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Crop Science Abstract -

Effect of Seed Storage on Germination and Forage Production of Seven Grass Cultivars1


This article in CS

  1. Vol. 19 No. 6, p. 857-860
    Received: May 18, 1979

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  1. C. M. Rincker and
  2. J. D. Maguire2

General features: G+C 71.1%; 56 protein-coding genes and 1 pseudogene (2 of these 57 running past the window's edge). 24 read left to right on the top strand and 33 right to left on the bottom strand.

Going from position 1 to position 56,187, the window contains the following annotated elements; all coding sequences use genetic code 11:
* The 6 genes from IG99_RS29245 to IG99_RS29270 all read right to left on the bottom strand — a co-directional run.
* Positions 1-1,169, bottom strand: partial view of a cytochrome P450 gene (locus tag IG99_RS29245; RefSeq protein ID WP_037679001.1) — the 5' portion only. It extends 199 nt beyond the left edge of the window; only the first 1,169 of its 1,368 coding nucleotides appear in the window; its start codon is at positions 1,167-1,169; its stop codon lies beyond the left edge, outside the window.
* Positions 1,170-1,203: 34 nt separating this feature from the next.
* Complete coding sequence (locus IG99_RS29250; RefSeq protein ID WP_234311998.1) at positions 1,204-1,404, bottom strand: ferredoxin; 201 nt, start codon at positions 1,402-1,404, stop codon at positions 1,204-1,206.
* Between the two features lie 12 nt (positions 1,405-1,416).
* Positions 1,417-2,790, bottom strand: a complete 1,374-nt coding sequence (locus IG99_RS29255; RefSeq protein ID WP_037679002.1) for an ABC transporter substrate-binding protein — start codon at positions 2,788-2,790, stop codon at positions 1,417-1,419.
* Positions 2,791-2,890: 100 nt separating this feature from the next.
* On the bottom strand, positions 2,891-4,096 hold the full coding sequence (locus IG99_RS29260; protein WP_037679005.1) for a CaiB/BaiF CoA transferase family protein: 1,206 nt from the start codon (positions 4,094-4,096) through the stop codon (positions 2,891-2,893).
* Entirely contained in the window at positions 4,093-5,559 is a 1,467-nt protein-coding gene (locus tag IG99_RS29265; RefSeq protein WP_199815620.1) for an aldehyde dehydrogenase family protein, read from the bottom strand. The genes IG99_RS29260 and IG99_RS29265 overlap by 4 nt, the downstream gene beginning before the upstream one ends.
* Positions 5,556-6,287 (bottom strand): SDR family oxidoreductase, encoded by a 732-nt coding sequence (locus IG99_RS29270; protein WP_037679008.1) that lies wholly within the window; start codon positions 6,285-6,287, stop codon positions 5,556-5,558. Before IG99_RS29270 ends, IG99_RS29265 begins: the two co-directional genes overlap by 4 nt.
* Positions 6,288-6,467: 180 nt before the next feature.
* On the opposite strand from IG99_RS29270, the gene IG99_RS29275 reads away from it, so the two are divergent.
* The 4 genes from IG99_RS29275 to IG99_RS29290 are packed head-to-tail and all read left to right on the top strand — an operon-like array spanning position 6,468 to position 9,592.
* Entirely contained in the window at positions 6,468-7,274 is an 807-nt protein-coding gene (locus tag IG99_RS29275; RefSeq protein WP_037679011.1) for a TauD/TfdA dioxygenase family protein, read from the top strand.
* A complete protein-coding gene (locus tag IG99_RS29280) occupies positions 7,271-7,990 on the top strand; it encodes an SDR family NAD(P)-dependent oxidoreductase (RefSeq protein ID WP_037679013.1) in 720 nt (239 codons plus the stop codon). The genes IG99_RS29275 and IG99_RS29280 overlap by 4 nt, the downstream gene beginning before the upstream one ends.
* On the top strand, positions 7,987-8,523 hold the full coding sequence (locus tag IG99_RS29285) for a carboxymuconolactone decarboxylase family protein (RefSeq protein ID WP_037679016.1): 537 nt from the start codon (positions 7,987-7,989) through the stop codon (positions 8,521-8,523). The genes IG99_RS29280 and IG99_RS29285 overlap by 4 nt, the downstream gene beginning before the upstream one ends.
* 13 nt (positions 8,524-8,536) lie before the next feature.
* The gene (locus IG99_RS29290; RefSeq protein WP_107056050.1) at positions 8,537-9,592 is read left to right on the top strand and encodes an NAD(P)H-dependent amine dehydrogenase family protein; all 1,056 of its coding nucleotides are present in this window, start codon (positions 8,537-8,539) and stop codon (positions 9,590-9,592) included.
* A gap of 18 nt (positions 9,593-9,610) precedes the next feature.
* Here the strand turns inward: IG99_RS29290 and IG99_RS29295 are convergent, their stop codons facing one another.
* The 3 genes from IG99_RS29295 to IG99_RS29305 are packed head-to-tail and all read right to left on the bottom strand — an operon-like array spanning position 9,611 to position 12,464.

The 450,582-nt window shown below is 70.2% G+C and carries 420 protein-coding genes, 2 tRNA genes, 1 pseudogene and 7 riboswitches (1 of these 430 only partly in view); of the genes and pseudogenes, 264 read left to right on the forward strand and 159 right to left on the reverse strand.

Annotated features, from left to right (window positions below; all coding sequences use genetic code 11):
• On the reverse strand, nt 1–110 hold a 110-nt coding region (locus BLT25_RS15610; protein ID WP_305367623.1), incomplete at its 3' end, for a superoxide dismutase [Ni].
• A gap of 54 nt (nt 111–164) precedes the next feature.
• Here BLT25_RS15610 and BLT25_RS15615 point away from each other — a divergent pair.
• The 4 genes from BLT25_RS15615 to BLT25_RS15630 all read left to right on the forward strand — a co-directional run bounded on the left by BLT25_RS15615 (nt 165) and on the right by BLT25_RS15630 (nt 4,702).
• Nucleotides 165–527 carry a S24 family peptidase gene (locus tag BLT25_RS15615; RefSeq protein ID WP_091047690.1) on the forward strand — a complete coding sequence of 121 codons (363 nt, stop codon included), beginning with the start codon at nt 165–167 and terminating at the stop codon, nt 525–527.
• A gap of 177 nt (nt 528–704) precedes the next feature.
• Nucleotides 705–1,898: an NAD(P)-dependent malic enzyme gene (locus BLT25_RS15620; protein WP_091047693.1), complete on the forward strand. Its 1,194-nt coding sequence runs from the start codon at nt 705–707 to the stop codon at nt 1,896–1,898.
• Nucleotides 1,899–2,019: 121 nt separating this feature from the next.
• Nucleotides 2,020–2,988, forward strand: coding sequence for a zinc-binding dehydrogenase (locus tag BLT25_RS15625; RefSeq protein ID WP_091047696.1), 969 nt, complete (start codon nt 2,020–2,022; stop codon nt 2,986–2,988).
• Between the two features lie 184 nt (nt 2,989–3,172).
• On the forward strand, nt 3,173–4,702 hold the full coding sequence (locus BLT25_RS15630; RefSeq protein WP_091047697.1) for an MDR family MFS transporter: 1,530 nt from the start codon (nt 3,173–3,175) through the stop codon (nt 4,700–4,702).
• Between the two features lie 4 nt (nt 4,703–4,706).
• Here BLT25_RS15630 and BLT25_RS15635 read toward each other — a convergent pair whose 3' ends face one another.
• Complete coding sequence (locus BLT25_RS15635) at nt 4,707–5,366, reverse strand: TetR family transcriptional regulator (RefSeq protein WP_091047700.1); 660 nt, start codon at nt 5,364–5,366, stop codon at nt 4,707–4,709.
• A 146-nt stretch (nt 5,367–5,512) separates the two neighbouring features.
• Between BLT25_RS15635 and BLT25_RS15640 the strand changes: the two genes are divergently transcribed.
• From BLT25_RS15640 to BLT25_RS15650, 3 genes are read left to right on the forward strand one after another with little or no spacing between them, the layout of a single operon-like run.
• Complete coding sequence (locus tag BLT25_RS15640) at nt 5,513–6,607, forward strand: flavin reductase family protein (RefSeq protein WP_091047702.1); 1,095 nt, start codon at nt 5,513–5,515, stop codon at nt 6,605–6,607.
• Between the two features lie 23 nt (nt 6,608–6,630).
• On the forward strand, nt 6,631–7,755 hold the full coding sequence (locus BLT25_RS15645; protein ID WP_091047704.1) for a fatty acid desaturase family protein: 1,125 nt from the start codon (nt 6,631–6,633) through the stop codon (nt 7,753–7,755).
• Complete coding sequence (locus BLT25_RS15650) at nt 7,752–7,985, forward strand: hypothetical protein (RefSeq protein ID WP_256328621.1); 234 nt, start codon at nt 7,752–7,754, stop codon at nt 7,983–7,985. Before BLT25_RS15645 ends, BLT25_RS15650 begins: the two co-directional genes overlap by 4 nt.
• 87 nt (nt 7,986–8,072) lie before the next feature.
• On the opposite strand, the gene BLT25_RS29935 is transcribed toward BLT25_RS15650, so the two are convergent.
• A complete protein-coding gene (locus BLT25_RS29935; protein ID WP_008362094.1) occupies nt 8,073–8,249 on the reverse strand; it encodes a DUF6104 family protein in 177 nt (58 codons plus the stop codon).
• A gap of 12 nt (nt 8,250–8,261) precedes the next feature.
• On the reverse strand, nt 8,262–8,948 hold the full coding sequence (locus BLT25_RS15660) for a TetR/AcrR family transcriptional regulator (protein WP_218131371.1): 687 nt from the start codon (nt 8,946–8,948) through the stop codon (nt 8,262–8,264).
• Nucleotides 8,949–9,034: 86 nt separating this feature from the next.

Little information is available on the effect of longterm subfreezing seed storage on grass forage yields. Fresh (1-year-old) and old (12- to 15-year-old) seed of two cultivars each of orchardgrass (Dactylis glomerata L.), smooth bromegrass (Bromus inermis Leyss.), and timothy (Phleum pratense L.) and one cultivar of meadow fescue (Festuca elatior L.) were compared in standard germination, accelerated aging, greenhouse emergence, and field forage-yield tests. The 12- to 15-year-old seed had been stored at about —15 C and 60% relative humidity since year of harvest. In laboratory and greenhouse testing, seed of the 14-year-old orchardgrass cultivars performed as well as or better than the fresh seed. The older seed of ‘Polar’ bromegrass and ‘Tammisto’ timothy performed well in the standard germination tests but its performance dropped sharply in the accelerated aging test. The 14-year-old ‘Tammisto’ meadow fescue seed performed poorly in all tests. Seed age had no effect on orchardgrass, bromegrass, or timothy forage yields. Orchardgrass field plots established with fresh and old seed, respectively, produced 8.3 and 8.5 metric tons/ha of dry forage for ‘Pennlate’ and 6.1 and 6.2 metric tons/ha for ‘S-143.’ Similar forage yield comparisons were 7.1 and 6.7 metric tons/ha for ‘Saratoga’ bromegrass, 6.0 and 5.7 metric tons/ha for Polar bromegrass, 5.0 and 5.1 metric tons/ha for ‘Essex’ timothy, 5.0 and 4.5 metric tons/ha for Tammisto timothy and 5.9 and 6.5 metric tons/ha for Tammisto meadow fescue. Only the meadow fescue yield difference was significant. The 14-year-old meadow fescue seed was of low quality before the storage period began. We concluded that forage yields would not be affected by long-term subfreezing seed storage if the seed was of high quality when initially stored.

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